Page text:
The American Problem

Guns, Culture, School Shootings, & How America Needs to Examine Itself

Assault-style weapons are both highly criticized yet in high demand across America.

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Assault-style weapons are both highly criticized yet in high demand across America.

To say America’s Constitution is a bit vague in certain spots is accurate, nothing highlights this better than the Second Amendment.  “The right to bear arms” certainly needs more clarification; what does “to bear arms” mean in effect. It is left to modern America to figure out what is proper gun control. In order to change for the better, American gun control needs to break barriers in order to be effective yet without impinging on rights; America needs to destroy the cultural rifts of the nation, and America needs to understand itself.

An extremely important factor in American gun laws is the divide between the North and the South. The South tends to regulate firearms less and also seems to take firearms with a more reckless attitude. The North seems to be anti-gun compared to the South and those that do own them tend to be more restrained in regards to usage. Not to say this is always the case however. America’s lack of centralized means states vary wildly between each other in gun laws. For example, just across the border in New Hampshire I could easily buy a firearm I couldn’t in Massachusetts and there’s nothing to stop me from bringing it into MA. Obviously this is an average, thus most people don’t really fit into it, but it’s still worth mentioning the divide between the two. This can (and does) create a major political rift, while also heavily destabilizing federal gun control due to state variation.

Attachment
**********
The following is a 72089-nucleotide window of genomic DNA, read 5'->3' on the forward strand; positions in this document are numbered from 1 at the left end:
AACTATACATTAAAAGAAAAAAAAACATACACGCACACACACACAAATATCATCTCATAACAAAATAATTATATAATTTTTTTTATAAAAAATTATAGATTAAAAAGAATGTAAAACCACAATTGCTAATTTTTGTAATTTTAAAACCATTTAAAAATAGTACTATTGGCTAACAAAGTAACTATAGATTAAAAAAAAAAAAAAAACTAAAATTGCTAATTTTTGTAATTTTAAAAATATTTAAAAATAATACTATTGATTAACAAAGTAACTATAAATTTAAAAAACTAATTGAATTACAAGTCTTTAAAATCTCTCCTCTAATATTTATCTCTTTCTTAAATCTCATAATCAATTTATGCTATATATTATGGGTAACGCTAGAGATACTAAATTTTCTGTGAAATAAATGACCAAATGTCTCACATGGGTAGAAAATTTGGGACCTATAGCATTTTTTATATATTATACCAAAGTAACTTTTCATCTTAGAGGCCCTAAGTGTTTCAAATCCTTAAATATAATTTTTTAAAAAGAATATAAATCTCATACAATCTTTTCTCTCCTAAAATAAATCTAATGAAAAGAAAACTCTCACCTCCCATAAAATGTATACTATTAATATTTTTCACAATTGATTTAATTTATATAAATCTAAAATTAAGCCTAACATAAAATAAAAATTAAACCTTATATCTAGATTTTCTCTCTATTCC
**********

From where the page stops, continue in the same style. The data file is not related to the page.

Mass shootings are very rare and account for little of America’s gun crime fatalities. Mass shootings are increasing at an ever worrying rate though according to this PBS article. The two most important reasons mass shootings are occurring more is: sensationalization of these events in the news (regardless of political agenda the news outlet might have) and the rise of extreme right-wing ideals. America has always struggled with people and media being radicalized, however, there are ways to combat this. One idea that seems to be catching on is keeping the names of the shooter and/or victims anonymous so as to report without generating attention to the motive/shooter. As for the increase in extreme right wing ideals and the correlation between gun owners, this dangerous correlation can be fixed with education. Those who are less educated tend to be more bigoted and extreme. While education is a grand investment, it may be hard to convince people to give up money for schools. 

One type of firearm is not always more lethal than the other in fact, according to this Reuters report handguns cause more deaths than rifles in mass shootings. Only the rate of injury seems to be influenced by a gun’s design in the context of mass shootings. While yes, it is shown that banning certain types of firearms does reduce the occurrence and lethality of shootings, that is almost certainly impossible to accomplish in America. The political consequences of restricting weapons anymore in America is simply too great and will likely see a short-term increase in gun violence as people who are scared act more violently.

One of the most prevailing arguments is that people do not need weapons that fall into the class of semi-automatic assault rifles. While this is true in that most people do not need one, it would be contradictory and largely nullify the reason for the 2nd Amendment. 

The Second Amendment exists for forgein invaders equally if not more so than domestic threats. Think back to the American revolution, minutemen. These people that owned firearms to near equal of the invading British reinforcements were critical to the success of the revolution. So yes in today’s modern society most people do not need such a rifle but to restrict the option is to go against why the amendment exists.